3.6 Enterprises and New Forms of Partnership
movement that was built around the topic of free software has been able to generate products and services sophisticated enough to compete with the great monopolists of the sector. We are interested in how this event started and then evolved. The same reasons that have brought thousands of people to work on a collaborative project of free software, the same organisational forms that allowed them to realise it, have been applied in other fields, and created, for example, new forms of distributed knowledge (the best-known example is Wikipedia, an encyclopaedia written voluntarily by thousands of authors and in a few years has become the largest encyclopaedia in the world). Or, what is even more interesting, unseen forms of organisation and socialisation have been created (as in the cases of MeetUp, SmartMobs or the BBC Action Network: platforms with common feature to gather together individuals concerned about the same topic, to collect the critical mass required to do something, and act accordingly. Let it be sharing a bus for a trip, organising a party or putting together teams of volunteers to clean a forest or a beach).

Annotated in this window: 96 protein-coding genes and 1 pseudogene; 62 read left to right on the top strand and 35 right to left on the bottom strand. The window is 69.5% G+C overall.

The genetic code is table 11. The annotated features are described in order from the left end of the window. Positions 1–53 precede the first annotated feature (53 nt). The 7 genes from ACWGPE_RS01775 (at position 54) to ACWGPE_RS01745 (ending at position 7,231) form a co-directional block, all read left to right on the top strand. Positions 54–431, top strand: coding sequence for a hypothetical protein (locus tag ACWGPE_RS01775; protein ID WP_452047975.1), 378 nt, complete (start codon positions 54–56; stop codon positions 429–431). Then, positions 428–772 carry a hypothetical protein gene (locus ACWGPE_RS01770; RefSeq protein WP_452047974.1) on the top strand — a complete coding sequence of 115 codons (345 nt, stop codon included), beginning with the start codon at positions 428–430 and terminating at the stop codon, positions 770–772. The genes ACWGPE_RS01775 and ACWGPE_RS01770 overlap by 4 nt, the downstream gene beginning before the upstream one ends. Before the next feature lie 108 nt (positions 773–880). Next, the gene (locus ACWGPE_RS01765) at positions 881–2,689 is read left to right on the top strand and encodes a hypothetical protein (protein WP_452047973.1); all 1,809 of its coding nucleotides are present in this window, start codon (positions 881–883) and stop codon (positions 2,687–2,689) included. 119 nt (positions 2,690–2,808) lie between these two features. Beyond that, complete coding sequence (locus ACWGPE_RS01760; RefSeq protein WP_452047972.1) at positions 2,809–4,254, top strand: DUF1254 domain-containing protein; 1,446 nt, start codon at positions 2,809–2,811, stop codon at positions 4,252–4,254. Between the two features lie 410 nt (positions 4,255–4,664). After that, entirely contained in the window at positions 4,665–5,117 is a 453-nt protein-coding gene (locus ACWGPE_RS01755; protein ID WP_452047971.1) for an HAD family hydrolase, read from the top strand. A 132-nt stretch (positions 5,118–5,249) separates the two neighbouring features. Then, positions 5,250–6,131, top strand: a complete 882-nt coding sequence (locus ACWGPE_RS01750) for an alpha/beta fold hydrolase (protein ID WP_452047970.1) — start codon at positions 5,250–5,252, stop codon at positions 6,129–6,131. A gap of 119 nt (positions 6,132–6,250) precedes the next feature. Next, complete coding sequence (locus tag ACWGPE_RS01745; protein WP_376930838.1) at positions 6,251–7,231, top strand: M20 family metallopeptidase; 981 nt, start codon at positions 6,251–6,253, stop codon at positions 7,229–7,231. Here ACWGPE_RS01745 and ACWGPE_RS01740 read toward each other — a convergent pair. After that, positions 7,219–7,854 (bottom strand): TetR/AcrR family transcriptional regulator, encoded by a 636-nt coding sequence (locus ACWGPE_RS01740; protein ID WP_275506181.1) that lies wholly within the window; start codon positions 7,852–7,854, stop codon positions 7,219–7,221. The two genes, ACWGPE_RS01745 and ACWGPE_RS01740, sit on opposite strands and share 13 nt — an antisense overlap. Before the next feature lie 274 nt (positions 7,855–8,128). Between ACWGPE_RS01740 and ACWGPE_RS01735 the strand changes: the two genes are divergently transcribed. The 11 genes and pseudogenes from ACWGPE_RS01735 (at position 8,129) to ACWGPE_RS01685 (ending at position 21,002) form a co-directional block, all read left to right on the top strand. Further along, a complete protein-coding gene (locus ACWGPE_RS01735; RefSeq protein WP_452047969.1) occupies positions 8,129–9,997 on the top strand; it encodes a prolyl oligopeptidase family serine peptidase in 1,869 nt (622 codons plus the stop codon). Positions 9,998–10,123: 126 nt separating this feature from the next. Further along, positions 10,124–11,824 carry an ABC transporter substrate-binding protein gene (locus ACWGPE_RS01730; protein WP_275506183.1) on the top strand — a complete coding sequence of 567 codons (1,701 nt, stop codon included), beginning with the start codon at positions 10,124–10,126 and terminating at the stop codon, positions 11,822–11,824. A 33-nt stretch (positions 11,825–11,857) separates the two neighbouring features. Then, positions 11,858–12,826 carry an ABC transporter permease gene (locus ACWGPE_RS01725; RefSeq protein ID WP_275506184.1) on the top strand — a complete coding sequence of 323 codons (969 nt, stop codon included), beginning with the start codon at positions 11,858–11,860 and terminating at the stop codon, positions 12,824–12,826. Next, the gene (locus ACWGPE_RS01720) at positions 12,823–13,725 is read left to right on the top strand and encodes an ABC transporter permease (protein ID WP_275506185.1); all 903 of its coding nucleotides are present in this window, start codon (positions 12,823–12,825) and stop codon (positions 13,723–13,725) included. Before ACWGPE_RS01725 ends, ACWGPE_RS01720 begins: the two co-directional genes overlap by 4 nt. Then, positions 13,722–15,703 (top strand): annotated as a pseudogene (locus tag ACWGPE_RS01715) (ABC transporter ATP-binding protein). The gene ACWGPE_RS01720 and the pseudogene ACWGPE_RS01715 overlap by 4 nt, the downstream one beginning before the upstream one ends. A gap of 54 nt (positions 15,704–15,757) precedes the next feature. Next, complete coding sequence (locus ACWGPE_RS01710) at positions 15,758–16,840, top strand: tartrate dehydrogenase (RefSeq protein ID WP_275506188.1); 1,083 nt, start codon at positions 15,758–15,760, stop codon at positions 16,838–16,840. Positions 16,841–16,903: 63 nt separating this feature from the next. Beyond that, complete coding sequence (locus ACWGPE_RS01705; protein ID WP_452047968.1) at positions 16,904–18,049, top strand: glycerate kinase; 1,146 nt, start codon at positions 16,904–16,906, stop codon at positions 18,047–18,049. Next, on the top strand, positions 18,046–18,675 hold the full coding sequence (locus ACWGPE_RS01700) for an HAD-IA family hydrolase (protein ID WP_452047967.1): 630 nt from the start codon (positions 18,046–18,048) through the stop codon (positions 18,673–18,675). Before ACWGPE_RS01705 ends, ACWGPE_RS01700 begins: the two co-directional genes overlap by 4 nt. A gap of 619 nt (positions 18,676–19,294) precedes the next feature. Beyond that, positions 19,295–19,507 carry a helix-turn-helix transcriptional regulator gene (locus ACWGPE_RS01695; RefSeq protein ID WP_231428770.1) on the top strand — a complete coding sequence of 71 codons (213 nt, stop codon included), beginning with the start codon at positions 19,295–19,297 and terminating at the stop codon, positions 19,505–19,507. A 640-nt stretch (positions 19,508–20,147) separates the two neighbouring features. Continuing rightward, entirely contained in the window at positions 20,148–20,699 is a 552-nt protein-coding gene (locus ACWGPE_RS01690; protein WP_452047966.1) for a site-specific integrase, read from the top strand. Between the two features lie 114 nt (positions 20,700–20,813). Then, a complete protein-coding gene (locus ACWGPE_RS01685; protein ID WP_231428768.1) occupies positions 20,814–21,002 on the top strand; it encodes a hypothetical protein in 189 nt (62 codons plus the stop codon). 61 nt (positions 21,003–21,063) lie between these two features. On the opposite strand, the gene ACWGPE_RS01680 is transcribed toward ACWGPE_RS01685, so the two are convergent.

3.6 Enterprises and New Forms of Partnership Out of all the social participants within the production窶田onsumption system, companies hold most of the resources in terms of knowledge, organisation and capacity for initiative. They therefore play a central role in the promotion of sustainable processes. But first, such a possibility has to be compared with the economic efficiency and competitiveness. Which is no easy task. Until now the encounter between companies and environmental issues has been on the following terms: how can a company remain competitive despite the new ecological constraints? This is, of course, a very legitimate question, but the way in which it portrays the issue is intrinsically weak: the orientation towards sustainability is proposed as a problem to be treated alongside other problems that very often are perceived by the businesses as being much more urgent and pressing. In recent times, however, another, more interesting way has evolved: how can sustainable processes make the company more competitive? This means that competitiveness can become the mobilising factor. The best design and entrepreneurial resources in the search for sustainable solutions?
3.6.1 Producing Value by Reducing Consumption As said at the beginning of this chapter, the transition towards sustainability is a learning process that will teach us how to live better, consume (a lot) less and how to recreate the physical and social ambient we live in. This phrase may also be remade specifically for companies. Then it becomes:
Published on Nov 17, 2010
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